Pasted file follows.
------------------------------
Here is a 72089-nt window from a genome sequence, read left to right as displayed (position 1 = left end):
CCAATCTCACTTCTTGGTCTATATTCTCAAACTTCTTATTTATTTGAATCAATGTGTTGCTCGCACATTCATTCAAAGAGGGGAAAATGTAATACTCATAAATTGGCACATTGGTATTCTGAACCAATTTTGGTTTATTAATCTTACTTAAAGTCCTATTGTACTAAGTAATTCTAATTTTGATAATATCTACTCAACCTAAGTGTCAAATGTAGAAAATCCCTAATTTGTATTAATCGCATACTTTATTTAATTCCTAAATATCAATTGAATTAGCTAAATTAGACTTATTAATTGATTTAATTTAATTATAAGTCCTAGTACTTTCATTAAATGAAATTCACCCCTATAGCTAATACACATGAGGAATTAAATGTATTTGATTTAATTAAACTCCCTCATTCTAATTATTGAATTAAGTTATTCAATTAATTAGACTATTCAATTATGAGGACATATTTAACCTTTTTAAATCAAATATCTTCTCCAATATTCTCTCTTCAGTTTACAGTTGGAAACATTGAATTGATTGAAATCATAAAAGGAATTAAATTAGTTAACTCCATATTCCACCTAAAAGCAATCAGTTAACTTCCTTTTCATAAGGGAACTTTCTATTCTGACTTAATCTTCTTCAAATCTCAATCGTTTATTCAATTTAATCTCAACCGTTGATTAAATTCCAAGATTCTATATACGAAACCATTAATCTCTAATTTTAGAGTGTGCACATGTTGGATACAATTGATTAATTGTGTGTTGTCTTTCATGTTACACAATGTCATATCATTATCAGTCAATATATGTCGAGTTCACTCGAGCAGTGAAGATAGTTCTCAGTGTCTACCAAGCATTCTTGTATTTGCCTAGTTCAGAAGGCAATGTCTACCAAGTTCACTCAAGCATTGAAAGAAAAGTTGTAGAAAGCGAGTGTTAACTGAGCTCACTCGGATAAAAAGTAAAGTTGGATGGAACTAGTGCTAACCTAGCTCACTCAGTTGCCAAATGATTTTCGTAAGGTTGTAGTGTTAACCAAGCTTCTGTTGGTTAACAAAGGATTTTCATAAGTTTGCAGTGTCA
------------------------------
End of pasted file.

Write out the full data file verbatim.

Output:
Here is a 72089-nt window from a genome sequence, read left to right as displayed (position 1 = left end):
CCAATCTCACTTCTTGGTCTATATTCTCAAACTTCTTATTTATTTGAATCAATGTGTTGCTCGCACATTCATTCAAAGAGGGGAAAATGTAATACTCATAAATTGGCACATTGGTATTCTGAACCAATTTTGGTTTATTAATCTTACTTAAAGTCCTATTGTACTAAGTAATTCTAATTTTGATAATATCTACTCAACCTAAGTGTCAAATGTAGAAAATCCCTAATTTGTATTAATCGCATACTTTATTTAATTCCTAAATATCAATTGAATTAGCTAAATTAGACTTATTAATTGATTTAATTTAATTATAAGTCCTAGTACTTTCATTAAATGAAATTCACCCCTATAGCTAATACACATGAGGAATTAAATGTATTTGATTTAATTAAACTCCCTCATTCTAATTATTGAATTAAGTTATTCAATTAATTAGACTATTCAATTATGAGGACATATTTAACCTTTTTAAATCAAATATCTTCTCCAATATTCTCTCTTCAGTTTACAGTTGGAAACATTGAATTGATTGAAATCATAAAAGGAATTAAATTAGTTAACTCCATATTCCACCTAAAAGCAATCAGTTAACTTCCTTTTCATAAGGGAACTTTCTATTCTGACTTAATCTTCTTCAAATCTCAATCGTTTATTCAATTTAATCTCAACCGTTGATTAAATTCCAAGATTCTATATACGAAACCATTAATCTCTAATTTTAGAGTGTGCACATGTTGGATACAATTGATTAATTGTGTGTTGTCTTTCATGTTACACAATGTCATATCATTATCAGTCAATATATGTCGAGTTCACTCGAGCAGTGAAGATAGTTCTCAGTGTCTACCAAGCATTCTTGTATTTGCCTAGTTCAGAAGGCAATGTCTACCAAGTTCACTCAAGCATTGAAAGAAAAGTTGTAGAAAGCGAGTGTTAACTGAGCTCACTCGGATAAAAAGTAAAGTTGGATGGAACTAGTGCTAACCTAGCTCACTCAGTTGCCAAATGATTTTCGTAAGGTTGTAGTGTTAACCAAGCTTCTGTTGGTTAACAAAGGATTTTCATAAGTTTGCAGTGTCA